Email Eef if you want to commission a cover of your very own for a very reasonable rate, or just enjoy the fruits of other fan’s requests vicariously over at Bandcamp after checking out the samples below. And if you do download, remember to give a few bucks in return, if you can: the fan-funded model only works if those who can, do.
- Clem Snide: All Tomorrow’s Parties (orig. Velvet Underground)
- Clem Snide: I Can’t Make You Love Me (orig. Bonnie Raitt)
- Clem Snide: Will You Still Love Me Tomorrow (orig. The Shirelles)
(from Fan Chosen Covers 2, 2013)
As we’ve noted here before, the shift from records to digital media in the past decade has led to more fleeting affection for songs and artists, over-collection, and a tendency to shuffle – all listening and archival behaviors which many have cited as a death knell for the album. But Americana singer-songwriter Nell Robinson seems to have either missed the message, or is determined to push back against the modern. Her 2011 concept album On The Brooklyn Road, which we featured back in July of 2011, raised the bar for personal and historical exploration on a grand scale, impressing us with its perfect balance of classic country covers, sepia-toned originals, and octogenarian interview clips. And her ongoing work with guitarist Jim Nunally and others channelling the stories of soldiers with music “from the Revolutionary War to the present, interwoven with 250 years of letters, stories and poetry from Nell’s Alabama family,” offers an equally powerful experience, holistic and whole, unifying the soldier’s plight across time and space.
Now Nell and Jim return with a tribute to the garden, a lighter but no less substantive subject, and unsurprisingly, though short and sweet at 13 tracks and 33 minutes, the duo project is no less comprehensive, from its plant-and-grow seed packet CD inserts to the breadth of darkness and light channelled through the sheer joys of warm sun and wind and rain, and the metaphors of dirty hands and growth, homestead and harvest. Their voices blend like old friends on a backporch, with fingerpicking that dances and an old-timey twang that invites a smile, and shades of everyone from to Kate Wolf and Patsy Cline to The Louvin Brothers and Bill Monroe himself in the echoes that linger. And to our joy, in among the originals on House & Garden, the pair channels Dolly Parton and George Jones with such grace and gentle gravity, the old songs fitting in snugly like well-curated heirloom varietals among the new blooms and the tall, cool grasses. A bounty indeed.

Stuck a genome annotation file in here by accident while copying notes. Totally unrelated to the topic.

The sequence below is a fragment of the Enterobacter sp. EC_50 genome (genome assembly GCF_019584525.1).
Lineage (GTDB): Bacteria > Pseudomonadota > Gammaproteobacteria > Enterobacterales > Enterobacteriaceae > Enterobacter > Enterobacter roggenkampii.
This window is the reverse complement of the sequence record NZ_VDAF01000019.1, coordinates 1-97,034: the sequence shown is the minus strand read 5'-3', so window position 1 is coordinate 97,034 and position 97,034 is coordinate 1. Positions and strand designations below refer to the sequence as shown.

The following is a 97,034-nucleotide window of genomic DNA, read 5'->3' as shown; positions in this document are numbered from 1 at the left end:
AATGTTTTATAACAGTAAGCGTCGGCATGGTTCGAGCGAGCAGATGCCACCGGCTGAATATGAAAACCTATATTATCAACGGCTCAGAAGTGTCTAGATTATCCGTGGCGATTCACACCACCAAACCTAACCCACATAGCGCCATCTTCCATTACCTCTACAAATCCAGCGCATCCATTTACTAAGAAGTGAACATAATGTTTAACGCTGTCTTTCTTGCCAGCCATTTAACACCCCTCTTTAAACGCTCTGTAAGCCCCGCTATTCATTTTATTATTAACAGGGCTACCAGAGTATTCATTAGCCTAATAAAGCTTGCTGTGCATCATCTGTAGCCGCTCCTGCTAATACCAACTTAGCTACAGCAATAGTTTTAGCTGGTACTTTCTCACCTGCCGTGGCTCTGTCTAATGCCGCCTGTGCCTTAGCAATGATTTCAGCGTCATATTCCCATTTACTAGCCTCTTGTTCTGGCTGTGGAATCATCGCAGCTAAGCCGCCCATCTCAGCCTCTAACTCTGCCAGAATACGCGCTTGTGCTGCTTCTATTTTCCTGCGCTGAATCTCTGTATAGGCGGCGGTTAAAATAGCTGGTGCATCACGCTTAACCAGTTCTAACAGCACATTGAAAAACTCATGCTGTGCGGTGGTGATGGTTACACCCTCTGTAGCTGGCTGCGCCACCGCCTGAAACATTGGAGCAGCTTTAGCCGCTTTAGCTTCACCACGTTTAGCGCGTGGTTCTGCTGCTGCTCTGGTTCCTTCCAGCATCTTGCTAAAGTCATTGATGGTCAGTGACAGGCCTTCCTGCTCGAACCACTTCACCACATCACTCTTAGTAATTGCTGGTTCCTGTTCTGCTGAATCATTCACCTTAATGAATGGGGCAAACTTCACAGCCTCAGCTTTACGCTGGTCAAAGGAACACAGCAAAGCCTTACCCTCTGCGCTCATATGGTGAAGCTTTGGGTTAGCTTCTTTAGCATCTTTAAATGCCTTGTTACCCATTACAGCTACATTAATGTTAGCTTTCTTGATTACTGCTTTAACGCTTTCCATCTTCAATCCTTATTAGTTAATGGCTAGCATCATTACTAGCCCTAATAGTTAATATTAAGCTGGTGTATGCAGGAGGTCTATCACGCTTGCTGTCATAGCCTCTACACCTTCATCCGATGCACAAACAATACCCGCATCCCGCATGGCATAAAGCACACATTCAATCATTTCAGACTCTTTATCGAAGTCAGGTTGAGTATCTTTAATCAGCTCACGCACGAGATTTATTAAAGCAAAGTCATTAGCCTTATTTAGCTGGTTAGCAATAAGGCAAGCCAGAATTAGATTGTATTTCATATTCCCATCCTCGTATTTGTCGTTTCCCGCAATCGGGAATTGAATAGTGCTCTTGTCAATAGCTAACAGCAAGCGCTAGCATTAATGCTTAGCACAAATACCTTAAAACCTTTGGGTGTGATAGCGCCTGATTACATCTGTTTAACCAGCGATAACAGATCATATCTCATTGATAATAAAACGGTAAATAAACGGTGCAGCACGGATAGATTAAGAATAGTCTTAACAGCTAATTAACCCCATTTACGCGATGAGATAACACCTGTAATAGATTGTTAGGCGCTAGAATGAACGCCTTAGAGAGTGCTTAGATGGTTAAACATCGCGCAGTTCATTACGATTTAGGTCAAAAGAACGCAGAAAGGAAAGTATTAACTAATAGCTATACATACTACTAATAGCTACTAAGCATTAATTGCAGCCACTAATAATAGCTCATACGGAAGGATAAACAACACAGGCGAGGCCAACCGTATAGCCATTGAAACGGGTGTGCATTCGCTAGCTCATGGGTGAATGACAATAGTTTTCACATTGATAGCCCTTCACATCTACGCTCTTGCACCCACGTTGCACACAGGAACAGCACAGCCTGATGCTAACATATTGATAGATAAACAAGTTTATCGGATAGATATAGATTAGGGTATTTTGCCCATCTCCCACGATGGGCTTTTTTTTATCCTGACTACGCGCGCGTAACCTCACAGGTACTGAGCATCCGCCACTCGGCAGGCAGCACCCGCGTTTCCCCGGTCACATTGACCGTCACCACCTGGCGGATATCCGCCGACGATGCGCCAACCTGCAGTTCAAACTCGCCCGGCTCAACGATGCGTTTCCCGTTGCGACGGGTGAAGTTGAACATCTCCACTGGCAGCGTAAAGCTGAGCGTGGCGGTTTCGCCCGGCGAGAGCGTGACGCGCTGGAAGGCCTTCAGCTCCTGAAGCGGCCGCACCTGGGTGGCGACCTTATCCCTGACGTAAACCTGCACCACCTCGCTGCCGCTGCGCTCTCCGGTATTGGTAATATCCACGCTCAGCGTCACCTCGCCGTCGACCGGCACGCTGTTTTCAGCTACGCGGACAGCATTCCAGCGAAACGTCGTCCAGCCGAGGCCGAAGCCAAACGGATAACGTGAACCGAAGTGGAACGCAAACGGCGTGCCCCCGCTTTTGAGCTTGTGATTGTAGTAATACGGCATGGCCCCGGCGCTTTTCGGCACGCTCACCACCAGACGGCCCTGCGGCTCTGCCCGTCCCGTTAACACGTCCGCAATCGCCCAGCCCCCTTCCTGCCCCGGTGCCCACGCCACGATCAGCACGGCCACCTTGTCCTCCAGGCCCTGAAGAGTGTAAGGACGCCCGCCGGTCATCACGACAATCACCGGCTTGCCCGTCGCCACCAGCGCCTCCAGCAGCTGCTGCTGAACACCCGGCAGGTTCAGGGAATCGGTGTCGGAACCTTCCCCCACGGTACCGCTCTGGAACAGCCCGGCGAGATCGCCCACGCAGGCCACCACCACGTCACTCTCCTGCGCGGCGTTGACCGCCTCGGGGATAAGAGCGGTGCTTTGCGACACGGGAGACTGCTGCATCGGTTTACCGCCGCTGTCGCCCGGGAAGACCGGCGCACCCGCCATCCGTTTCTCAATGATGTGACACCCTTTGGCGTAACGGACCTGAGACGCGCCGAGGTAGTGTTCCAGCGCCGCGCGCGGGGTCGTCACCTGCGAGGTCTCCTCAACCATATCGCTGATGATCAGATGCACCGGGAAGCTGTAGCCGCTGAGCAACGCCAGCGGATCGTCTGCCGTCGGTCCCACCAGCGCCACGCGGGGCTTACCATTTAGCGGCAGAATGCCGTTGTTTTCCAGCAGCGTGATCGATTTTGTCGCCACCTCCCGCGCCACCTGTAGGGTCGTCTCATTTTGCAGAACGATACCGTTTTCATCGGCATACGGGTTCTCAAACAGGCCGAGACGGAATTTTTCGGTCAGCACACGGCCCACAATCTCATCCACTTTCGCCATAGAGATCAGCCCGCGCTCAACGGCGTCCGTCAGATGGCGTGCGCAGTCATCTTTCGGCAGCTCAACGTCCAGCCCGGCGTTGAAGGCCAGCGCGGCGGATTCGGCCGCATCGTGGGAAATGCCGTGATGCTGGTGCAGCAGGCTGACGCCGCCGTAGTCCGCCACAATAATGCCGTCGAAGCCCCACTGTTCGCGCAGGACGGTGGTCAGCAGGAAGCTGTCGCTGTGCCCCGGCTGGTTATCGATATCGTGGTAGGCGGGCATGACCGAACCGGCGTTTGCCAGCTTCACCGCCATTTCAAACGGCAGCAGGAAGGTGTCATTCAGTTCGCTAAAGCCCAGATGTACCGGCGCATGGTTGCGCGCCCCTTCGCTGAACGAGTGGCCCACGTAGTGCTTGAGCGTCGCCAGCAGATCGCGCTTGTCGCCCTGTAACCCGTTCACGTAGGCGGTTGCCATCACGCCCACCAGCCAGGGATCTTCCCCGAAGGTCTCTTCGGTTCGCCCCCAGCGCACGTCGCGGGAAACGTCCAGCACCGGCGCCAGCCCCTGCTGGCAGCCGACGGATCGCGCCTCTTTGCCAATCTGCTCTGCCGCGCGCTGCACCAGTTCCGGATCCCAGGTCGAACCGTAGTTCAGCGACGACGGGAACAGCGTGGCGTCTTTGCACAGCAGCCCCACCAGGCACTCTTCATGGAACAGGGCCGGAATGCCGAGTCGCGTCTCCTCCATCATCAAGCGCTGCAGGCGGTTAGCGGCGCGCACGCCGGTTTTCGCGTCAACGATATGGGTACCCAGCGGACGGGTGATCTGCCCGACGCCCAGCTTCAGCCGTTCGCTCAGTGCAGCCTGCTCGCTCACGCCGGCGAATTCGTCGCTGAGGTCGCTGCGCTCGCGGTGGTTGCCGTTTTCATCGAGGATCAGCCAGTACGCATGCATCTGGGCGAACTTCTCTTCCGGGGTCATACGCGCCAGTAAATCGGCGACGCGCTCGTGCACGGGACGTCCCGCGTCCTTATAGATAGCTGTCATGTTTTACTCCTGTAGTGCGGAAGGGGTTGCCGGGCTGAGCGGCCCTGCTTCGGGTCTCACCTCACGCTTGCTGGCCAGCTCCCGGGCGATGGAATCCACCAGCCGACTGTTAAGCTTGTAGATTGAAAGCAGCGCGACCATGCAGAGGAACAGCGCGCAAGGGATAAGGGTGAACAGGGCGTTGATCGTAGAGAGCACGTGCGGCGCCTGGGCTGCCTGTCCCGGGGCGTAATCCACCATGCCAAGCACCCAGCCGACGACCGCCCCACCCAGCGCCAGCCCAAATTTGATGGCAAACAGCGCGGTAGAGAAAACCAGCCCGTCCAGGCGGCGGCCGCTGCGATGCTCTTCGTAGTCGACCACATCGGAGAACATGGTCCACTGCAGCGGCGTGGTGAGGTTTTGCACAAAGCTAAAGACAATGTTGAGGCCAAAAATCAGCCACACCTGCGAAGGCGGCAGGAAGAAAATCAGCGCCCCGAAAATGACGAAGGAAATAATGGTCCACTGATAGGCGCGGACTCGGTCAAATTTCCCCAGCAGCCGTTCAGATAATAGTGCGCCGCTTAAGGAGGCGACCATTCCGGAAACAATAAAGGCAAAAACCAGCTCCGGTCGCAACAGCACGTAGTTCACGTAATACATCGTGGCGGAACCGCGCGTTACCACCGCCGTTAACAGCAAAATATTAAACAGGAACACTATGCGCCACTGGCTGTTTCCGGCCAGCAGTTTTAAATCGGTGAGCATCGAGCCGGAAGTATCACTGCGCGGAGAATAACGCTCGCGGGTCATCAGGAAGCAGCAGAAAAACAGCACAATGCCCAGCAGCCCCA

- Nell Robinson and Jim Nunally: Old Old House (orig. George Jones)
- Nell Robinson and Jim Nunally: My Blue Tears (orig. Dolly Parton)
(from House & Garden, 2013)
Back in the New England scene, Boston-based band Joy Kills Sorrow – one of our favorite stringfolk bands here at Cover Lay Down, helmed by Berklee grad Emma Beaton, one of our favorite folk voices, and with new members with some serious chops on acoustic guitar and stand-up bass since we last mentioned them here – releases a grand teaser of a Postal Service cover this week as a possible leading indicator of a shift in sensibilities towards an even more raucous Americana sound on their upcoming EP Wide Awake, due to drop June 4 on preeminent local label Signature Sounds. As I noted on our Facebook page late last week, I tried taping a live version of this high-energy acoustic stringband take on Such Great Heights last summer at a bluegrass fest, and failed due to crowd noise. Happily, the newly-released version is perfectly clear and crisp, a bouncy early promise of summer delight sure to thrill fans of Mumford & Sons and The Avett Brothers. Can’t wait to hear the whole EP!